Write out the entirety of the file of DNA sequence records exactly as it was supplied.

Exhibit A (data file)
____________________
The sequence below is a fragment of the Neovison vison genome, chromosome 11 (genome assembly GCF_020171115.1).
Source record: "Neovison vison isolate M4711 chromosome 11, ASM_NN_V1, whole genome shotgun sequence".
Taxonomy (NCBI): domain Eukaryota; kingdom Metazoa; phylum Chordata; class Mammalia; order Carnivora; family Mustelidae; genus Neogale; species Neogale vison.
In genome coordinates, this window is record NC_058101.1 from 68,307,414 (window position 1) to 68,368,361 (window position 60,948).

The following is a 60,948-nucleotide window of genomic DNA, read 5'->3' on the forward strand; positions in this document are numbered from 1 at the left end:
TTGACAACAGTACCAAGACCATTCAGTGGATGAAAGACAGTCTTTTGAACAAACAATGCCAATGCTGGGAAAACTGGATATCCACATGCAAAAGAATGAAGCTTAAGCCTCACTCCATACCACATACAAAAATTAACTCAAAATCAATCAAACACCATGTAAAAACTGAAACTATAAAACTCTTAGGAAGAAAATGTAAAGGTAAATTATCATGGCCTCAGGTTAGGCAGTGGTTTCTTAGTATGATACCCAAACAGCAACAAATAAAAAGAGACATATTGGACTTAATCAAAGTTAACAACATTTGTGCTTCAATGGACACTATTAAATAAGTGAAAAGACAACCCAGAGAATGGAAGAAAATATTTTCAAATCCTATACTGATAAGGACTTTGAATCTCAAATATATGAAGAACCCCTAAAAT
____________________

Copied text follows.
The sequence below is a fragment of the Neovison vison genome, chromosome 11 (genome assembly GCF_020171115.1).
Source record: "Neovison vison isolate M4711 chromosome 11, ASM_NN_V1, whole genome shotgun sequence".
Taxonomy (NCBI): domain Eukaryota; kingdom Metazoa; phylum Chordata; class Mammalia; order Carnivora; family Mustelidae; genus Neogale; species Neogale vison.
In genome coordinates, this window is record NC_058101.1 from 68,307,414 (window position 1) to 68,368,361 (window position 60,948).

The following is a 60,948-nucleotide window of genomic DNA, read 5'->3' on the forward strand; positions in this document are numbered from 1 at the left end:
TTGACAACAGTACCAAGACCATTCAGTGGATGAAAGACAGTCTTTTGAACAAACAATGCCAATGCTGGGAAAACTGGATATCCACATGCAAAAGAATGAAGCTTAAGCCTCACTCCATACCACATACAAAAATTAACTCAAAATCAATCAAACACCATGTAAAAACTGAAACTATAAAACTCTTAGGAAGAAAATGTAAAGGTAAATTATCATGGCCTCAGGTTAGGCAGTGGTTTCTTAGTATGATACCCAAACAGCAACAAATAAAAAGAGACATATTGGACTTAATCAAAGTTAACAACATTTGTGCTTCAATGGACACTATTAAATAAGTGAAAAGACAACCCAGAGAATGGAAGAAAATATTTTCAAATCCTATACTGATAAGGACTTTGAATCTCAAATATATGAAGAACCCCTAAAAT